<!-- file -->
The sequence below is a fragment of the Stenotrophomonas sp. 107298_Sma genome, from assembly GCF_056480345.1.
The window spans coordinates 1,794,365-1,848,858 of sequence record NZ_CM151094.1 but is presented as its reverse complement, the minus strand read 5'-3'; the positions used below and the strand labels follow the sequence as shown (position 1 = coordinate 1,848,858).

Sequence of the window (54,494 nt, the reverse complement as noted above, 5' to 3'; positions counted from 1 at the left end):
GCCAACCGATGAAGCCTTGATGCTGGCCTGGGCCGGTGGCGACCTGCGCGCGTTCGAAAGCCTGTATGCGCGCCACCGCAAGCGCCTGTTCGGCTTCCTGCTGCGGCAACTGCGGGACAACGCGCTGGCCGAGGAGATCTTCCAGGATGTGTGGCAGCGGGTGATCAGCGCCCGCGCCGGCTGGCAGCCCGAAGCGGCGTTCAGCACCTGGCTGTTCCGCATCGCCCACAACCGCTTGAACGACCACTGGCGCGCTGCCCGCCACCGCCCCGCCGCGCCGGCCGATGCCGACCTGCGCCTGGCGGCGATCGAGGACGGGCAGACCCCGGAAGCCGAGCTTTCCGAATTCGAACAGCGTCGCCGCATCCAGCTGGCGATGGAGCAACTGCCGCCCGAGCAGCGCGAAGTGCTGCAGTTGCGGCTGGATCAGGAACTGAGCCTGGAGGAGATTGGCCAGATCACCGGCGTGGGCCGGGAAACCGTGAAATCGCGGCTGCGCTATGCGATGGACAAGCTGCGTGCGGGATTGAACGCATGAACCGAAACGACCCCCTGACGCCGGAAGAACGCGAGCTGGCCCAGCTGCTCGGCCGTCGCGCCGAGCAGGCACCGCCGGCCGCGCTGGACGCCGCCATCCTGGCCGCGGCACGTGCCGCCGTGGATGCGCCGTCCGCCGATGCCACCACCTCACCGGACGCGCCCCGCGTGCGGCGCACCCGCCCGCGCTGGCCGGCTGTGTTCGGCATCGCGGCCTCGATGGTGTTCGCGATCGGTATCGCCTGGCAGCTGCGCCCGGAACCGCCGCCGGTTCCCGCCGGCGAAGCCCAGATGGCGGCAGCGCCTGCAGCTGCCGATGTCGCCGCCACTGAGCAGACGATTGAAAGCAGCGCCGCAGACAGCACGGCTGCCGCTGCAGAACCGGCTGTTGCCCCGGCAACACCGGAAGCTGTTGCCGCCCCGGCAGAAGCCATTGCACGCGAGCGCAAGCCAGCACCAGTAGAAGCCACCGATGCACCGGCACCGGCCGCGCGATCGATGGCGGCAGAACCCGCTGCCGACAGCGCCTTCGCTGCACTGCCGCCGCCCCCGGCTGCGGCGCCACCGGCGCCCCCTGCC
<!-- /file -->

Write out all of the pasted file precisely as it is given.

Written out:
The sequence below is a fragment of the Stenotrophomonas sp. 107298_Sma genome, from assembly GCF_056480345.1.
The window spans coordinates 1,794,365-1,848,858 of sequence record NZ_CM151094.1 but is presented as its reverse complement, the minus strand read 5'-3'; the positions used below and the strand labels follow the sequence as shown (position 1 = coordinate 1,848,858).

Sequence of the window (54,494 nt, the reverse complement as noted above, 5' to 3'; positions counted from 1 at the left end):
GCCAACCGATGAAGCCTTGATGCTGGCCTGGGCCGGTGGCGACCTGCGCGCGTTCGAAAGCCTGTATGCGCGCCACCGCAAGCGCCTGTTCGGCTTCCTGCTGCGGCAACTGCGGGACAACGCGCTGGCCGAGGAGATCTTCCAGGATGTGTGGCAGCGGGTGATCAGCGCCCGCGCCGGCTGGCAGCCCGAAGCGGCGTTCAGCACCTGGCTGTTCCGCATCGCCCACAACCGCTTGAACGACCACTGGCGCGCTGCCCGCCACCGCCCCGCCGCGCCGGCCGATGCCGACCTGCGCCTGGCGGCGATCGAGGACGGGCAGACCCCGGAAGCCGAGCTTTCCGAATTCGAACAGCGTCGCCGCATCCAGCTGGCGATGGAGCAACTGCCGCCCGAGCAGCGCGAAGTGCTGCAGTTGCGGCTGGATCAGGAACTGAGCCTGGAGGAGATTGGCCAGATCACCGGCGTGGGCCGGGAAACCGTGAAATCGCGGCTGCGCTATGCGATGGACAAGCTGCGTGCGGGATTGAACGCATGAACCGAAACGACCCCCTGACGCCGGAAGAACGCGAGCTGGCCCAGCTGCTCGGCCGTCGCGCCGAGCAGGCACCGCCGGCCGCGCTGGACGCCGCCATCCTGGCCGCGGCACGTGCCGCCGTGGATGCGCCGTCCGCCGATGCCACCACCTCACCGGACGCGCCCCGCGTGCGGCGCACCCGCCCGCGCTGGCCGGCTGTGTTCGGCATCGCGGCCTCGATGGTGTTCGCGATCGGTATCGCCTGGCAGCTGCGCCCGGAACCGCCGCCGGTTCCCGCCGGCGAAGCCCAGATGGCGGCAGCGCCTGCAGCTGCCGATGTCGCCGCCACTGAGCAGACGATTGAAAGCAGCGCCGCAGACAGCACGGCTGCCGCTGCAGAACCGGCTGTTGCCCCGGCAACACCGGAAGCTGTTGCCGCCCCGGCAGAAGCCATTGCACGCGAGCGCAAGCCAGCACCAGTAGAAGCCACCGATGCACCGGCACCGGCCGCGCGATCGATGGCGGCAGAACCCGCTGCCGACAGCGCCTTCGCTGCACTGCCGCCGCCCCCGGCTGCGGCGCCACCGGCGCCCCCTGCC